CEO Report: Inside Waste June - July 19 Issue

If the 2019 Federal Election has shown us anything, it would be this: waste and resource recovery is a sexy, on-trend portfolio.

I’d be preaching to the choir by saying our industry is not only essential, its impact and opportunities extend far beyond environmental; we create jobs for every day Australians, we boost the economy, and we could return to Australia a thriving manufacturing industry. We even preserve the natural environment! We know that, and now it seems our politicians are finally seeing the light.

While it is positive that waste and resource recovery were on the minds of the major parties, with the ALP, LNP, and the Greens developing policies ahead of the 2019 Federal election to drive our sector, we need to hold the ruling party of the day accountable, ensuring that our elected Government follows through on its commitments and stops putting on hold the much-needed changes, investment, and above all else, Federal leadership required to create a circular economy and develop a local remanufacturing industry.

Now that the Federal election is over, it’s time for the all governments to stop playing politics and get on with the job. While WMRR has been advocating consistently for our five-point plan, and the solutions to industry’s challenges have been advocated for, promoted, and highlighted almost daily in the media, seeing is believing. So, perhaps the first thing our next Federal Environment Minister should do is embark on a study trip to Europe to learn a thing or two from our European counterparts and how they have responded to going circular, including the balancing act of managing resources and carbon emissions.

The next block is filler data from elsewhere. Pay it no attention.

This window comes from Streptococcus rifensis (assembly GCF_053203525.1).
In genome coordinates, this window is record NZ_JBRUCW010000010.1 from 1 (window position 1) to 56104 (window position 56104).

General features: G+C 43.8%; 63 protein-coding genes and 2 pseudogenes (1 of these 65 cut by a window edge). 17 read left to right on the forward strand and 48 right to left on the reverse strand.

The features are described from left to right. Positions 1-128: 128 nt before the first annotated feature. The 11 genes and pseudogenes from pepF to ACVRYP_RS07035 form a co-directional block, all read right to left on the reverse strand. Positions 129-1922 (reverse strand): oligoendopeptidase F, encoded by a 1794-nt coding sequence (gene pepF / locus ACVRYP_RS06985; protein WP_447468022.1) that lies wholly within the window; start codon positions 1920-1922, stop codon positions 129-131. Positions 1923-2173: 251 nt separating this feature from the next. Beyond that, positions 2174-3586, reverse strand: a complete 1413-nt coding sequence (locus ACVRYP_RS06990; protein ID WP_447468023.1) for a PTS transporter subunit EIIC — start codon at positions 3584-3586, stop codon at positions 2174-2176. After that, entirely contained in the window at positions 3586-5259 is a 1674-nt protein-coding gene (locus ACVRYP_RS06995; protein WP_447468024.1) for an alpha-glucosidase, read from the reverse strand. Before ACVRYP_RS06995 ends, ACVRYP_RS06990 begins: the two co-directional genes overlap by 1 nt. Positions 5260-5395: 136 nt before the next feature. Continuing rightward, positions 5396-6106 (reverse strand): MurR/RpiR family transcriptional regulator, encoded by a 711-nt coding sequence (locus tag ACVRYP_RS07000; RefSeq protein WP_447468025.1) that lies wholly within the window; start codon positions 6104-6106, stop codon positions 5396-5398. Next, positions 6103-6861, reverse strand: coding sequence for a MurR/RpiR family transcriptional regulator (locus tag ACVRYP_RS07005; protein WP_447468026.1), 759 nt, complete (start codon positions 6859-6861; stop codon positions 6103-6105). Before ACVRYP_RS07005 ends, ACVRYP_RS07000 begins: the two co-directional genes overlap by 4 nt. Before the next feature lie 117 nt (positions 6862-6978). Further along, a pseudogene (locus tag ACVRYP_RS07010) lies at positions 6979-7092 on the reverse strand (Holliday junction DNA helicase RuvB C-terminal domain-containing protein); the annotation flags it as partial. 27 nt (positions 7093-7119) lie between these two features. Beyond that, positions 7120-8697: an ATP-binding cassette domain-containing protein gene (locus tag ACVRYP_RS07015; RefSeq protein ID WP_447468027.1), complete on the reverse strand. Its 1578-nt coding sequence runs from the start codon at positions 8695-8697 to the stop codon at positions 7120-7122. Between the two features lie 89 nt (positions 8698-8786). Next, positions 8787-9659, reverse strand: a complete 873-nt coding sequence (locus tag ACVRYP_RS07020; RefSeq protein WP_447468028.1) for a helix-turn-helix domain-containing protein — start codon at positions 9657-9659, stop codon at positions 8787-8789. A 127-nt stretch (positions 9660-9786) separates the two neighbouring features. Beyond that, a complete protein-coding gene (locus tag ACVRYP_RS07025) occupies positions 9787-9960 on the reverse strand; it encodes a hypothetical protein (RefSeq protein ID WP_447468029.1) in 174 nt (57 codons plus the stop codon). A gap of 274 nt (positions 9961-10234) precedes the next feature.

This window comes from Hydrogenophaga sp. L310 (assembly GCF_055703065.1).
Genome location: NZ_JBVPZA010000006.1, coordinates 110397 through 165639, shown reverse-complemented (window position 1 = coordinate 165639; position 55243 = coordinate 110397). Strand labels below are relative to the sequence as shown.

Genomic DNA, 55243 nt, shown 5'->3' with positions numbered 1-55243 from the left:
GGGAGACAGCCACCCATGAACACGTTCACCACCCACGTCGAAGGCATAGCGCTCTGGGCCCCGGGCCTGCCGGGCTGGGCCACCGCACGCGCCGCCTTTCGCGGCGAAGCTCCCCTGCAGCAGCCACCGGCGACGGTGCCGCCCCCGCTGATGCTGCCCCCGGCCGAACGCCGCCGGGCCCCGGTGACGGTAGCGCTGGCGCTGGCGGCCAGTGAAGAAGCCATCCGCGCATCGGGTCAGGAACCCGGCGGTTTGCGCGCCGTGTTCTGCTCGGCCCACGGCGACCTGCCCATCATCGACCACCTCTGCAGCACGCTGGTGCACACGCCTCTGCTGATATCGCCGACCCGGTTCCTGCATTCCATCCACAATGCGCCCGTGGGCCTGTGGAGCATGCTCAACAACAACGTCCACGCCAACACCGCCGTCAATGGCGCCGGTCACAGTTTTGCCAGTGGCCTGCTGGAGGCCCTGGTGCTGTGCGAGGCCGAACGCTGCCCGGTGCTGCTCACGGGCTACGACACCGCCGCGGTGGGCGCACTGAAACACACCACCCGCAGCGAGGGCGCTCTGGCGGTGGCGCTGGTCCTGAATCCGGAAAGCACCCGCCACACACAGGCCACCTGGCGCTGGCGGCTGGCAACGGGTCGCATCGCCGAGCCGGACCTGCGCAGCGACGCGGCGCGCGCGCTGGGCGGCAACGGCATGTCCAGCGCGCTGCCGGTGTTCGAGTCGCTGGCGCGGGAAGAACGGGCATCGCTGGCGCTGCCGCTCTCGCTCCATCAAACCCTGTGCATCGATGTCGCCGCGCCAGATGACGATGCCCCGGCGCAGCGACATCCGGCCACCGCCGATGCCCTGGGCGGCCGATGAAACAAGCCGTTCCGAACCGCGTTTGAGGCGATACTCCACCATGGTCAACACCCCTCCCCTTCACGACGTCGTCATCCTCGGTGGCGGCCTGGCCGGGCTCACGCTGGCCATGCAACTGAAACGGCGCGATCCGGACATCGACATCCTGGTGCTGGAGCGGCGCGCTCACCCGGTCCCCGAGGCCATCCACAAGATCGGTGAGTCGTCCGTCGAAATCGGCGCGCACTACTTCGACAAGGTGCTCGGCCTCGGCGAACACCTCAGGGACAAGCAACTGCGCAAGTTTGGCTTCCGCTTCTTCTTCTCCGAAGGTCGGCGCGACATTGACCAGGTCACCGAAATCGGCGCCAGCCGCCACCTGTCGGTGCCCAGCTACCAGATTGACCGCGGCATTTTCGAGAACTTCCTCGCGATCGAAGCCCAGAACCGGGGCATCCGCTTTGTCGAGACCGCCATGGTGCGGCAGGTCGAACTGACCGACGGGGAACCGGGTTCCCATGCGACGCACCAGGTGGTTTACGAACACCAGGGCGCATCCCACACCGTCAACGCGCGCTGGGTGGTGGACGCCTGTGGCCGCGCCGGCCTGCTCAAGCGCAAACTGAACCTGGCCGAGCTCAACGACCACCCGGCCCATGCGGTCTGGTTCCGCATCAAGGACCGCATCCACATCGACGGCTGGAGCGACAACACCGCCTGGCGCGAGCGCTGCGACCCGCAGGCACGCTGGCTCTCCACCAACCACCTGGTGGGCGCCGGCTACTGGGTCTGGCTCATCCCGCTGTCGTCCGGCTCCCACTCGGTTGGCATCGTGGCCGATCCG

Now, while most developed nations were impacted by China’s National Sword policy, China’s move is really just the tip of the iceberg. There are many factors that have created the challenges Australia is facing today, including the lack of understanding that we need to manage waste as a resource that ought to be valued and demanded back in Australia as remanufactured goods. This paradigm shift has been sorely hampered in Australia by the lack of harmonised and robust regulations and policy that support waste becoming a resource, adequate infrastructure planning, over-reliance on global markets, and lack of processing capacity and demand for local recycled material, to name just a few things holding us back.

Where Australia has struggled, Europe has thrived and today, the EU has a booming waste and resource recovery industry, as well as many new industries supporting both circularity and disruption - a vastly different picture to Australia’s current landscape.

The first thing the Federal Government needs is to do is shift its thinking. Waste and resource recovery is not just about protecting the environment – as important as this is – it is also about jobs and business, and the EU has successfully made that link between environment and the economy. Likewise, in Australia, our industry should not simply be viewed as an environment portfolio but a business one with viable economic opportunities. After all, a circular economy is one that links production, consumption, waste management, resource recovery and remanufacturing together in a continuous loop, and if one part of this circle is already viewed as a business and economic entity, so too should the remaining part of that circle which comprises our essential industry.